Offer versus serve (OVS) allows students to decline some of the food offered as part of school breakfast or lunch while still having a reimbursable meal. OVS was instituted to reduce food waste and to allow students to choose the foods they want to eat. Because students may decline some selections under OVS, training is needed on what constitutes a reimbursable lunch and breakfast. This module provides information that is useful for all levels of school food service personnel about the requirements of OVS.



Overview of School Nutrition Programs

In this course participants will discover the History of Child Nutrition Programs, Program Oversight & Child Nutrition Programs — Description, Purpose, and Requirements, Reimbursements & Program Integrity, and The Law-Making Process & Sponsoring a Child Nutrition Program: How to Get Started.



Production Records, Standardized Recipes and Usage Recipes

This course has been designed to teach you:

  1. Explain why production records are required and the benefits of using them.
  2. Identify who is responsible for completing production records, when they should be completed, and how long they must be maintained.
  3. List and describe the components of a production record.
  4. Identify the production record options available in Pennsylvania.
  5. Describe the types of food items for which standardized recipes are required.
  6. List benefits of standardized recipes.
  7. Identify the components of a standardized recipe.
  8. Explain how to adjust the number of servings in a standardized recipe.
  9. State the difference between fluid ounces and ounces.
  10. Explain what food bar (usage) recipes are and why they are useful.
  11. List examples of menu items that are appropriate for usage recipes.
  12. Explain how to construct a usage recipe.
  13. Explain what shortcut data entry recipes are and when they are used.
  14. List examples of menu item choices that are appropriate for shortcut data entry recipes.
  15. Explain how to construct a shortcut data entry recipe.



School Breakfast Meal Pattern and Nutrition Standards

School Breakfast Meal Pattern

  • State the component requirements for school breakfast.
  • Describe the limits on the offering of juice at breakfast.
  • Explain the requirements regarding substitution of vegetables for fruit at breakfast.
  • Describe the options for offering meat/meat alternates at breakfast.
  • Explain how components credit in smoothies at breakfast.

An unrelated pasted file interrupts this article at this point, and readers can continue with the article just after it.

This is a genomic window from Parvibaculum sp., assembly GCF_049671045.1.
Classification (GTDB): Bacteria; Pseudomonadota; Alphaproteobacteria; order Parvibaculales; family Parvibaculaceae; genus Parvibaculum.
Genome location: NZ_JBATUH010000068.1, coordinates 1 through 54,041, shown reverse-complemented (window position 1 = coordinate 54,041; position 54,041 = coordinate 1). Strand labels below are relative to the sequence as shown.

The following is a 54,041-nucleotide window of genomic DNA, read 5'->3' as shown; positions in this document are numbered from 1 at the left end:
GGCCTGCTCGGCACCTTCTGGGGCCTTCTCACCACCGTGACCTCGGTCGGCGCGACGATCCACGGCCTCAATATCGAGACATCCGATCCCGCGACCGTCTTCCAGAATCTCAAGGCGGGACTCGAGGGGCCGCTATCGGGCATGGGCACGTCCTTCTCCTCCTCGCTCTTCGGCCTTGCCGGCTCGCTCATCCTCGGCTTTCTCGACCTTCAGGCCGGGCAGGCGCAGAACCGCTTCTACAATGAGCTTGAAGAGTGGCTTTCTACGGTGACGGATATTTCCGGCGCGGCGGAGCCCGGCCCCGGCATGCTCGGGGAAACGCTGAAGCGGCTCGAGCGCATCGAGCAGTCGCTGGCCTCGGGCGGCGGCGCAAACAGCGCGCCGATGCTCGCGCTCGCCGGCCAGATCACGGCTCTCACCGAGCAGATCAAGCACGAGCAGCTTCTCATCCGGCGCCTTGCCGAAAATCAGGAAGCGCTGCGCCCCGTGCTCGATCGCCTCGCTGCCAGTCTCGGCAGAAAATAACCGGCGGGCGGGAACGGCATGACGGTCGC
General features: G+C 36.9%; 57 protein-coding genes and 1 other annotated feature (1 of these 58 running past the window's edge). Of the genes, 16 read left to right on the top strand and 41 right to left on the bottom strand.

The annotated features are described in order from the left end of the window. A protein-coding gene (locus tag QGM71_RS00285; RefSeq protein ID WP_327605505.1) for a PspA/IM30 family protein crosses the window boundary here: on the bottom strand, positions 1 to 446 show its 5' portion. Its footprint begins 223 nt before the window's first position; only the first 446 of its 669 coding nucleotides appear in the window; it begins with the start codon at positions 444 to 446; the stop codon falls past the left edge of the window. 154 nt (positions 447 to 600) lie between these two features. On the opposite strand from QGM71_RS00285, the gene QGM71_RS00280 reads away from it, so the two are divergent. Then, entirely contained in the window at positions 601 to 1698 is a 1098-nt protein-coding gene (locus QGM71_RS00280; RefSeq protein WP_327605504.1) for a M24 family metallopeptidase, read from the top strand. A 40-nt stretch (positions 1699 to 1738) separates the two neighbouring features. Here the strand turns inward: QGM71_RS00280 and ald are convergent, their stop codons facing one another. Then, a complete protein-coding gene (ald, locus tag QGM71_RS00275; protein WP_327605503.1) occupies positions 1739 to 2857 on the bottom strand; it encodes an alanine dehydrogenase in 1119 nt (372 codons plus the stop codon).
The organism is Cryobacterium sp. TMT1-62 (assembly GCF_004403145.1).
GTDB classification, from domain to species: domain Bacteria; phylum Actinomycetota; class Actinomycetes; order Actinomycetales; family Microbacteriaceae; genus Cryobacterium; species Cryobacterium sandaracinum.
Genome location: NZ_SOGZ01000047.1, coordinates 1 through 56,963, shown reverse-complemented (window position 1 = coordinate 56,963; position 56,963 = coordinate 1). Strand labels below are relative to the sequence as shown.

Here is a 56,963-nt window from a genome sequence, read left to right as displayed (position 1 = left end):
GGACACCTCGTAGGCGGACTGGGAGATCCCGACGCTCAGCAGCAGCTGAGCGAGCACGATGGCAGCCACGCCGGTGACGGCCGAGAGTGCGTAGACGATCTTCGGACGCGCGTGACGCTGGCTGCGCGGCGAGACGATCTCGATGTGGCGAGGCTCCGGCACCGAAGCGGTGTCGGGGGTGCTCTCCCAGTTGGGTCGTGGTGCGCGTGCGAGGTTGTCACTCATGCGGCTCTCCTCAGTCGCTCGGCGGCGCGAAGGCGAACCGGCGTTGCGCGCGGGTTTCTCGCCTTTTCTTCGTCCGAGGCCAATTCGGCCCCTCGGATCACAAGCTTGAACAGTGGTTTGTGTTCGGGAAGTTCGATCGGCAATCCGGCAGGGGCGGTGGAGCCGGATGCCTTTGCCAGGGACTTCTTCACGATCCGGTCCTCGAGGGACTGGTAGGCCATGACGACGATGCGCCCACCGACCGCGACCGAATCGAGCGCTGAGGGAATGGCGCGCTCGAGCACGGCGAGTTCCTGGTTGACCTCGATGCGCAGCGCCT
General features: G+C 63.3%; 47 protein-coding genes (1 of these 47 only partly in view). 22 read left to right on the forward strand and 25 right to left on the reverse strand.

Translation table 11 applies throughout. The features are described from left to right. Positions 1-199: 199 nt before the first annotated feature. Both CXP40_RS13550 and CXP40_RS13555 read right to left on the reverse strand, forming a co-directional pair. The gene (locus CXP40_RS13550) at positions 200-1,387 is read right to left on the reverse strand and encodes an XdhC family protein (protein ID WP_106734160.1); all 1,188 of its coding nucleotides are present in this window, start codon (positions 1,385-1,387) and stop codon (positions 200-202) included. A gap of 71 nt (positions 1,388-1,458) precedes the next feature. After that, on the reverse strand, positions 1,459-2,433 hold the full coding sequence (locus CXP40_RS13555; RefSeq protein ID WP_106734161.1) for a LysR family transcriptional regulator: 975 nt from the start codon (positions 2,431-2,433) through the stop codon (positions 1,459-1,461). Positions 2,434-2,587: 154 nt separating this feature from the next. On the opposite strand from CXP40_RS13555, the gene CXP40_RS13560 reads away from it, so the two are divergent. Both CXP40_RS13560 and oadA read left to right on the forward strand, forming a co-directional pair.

Offer Vs. Serve in the School Breakfast Program

  • State the general requirements for Offer Vs. Serve in the School Breakfast Program.
  • Identify a resource for more detailed information about Offer Vs. Serve.

School Breakfast Nutrition Standards

  • Identify the Nutrition Standards for school breakfast.
  • Identify common sources of sodium.
  • List ways to reduce sodium in school meals.



School Lunch Meal Pattern and Nutrition Standards

This course will teach participants about:

  • Lunch: General Requirements & Fruit Component
  • Lunch: Vegetable and Grain Component
  • Lunch: Meat/Meat Alternates and Fluid Milk Component
  • Offer Vs. Serve in the National School Lunch Program
  • National School Lunch Program Nutrition Standards



Serving Students with Special Needs

This course will teach participants:

  • How to describe common medical conditions resulting in students’ special dietary needs, the symptoms of these conditions, and the basic principles for managing them.
  • The requirements of federal laws related to serving students with special needs.
  • Participants will identify the team members involved in management of special dietary needs in schools and the role of each member.
  • Participants will describe the specific school foodservice responsibilities regarding serving students with special dietary needs.
  • Participants will be able to state the federal requirements regarding making milk substitutions in the school meal programs.
  • Participants will be able to understand the recommendations for using the Medical Plan of Care form.
  • Participants will engage in an activity to apply the information learned in this course in some real-life, practical situations.
  • Participants will  be able to identify resources related to accommodating students with special dietary needs in the school nutrition programs.



Smart Snacks in Schools

The Healthy, Hunger-Free Kids Act (2010) provided the U. S. Department of Agriculture (USDA) the authority to establish minimum nutrition standards for all foods and beverages sold outside of the federal child nutrition programs in schools. The standards are practical and science-based, and are intended to provide healthy school nutrition environments. This module describes the standards for foods and beverages, discusses their applicability, explains how fundraisers are to be handled, describes recordkeeping requirements, addresses frequently-asked questions, and provides links to valuable resources.

The following topics are covered in this course:

  • Applicability
  • Nutrition Standards for Foods
  • Nutrition Standards for Beverages
  • Fundraisers
  • Administrative Provisions



Click here to register or return for a course in this training module.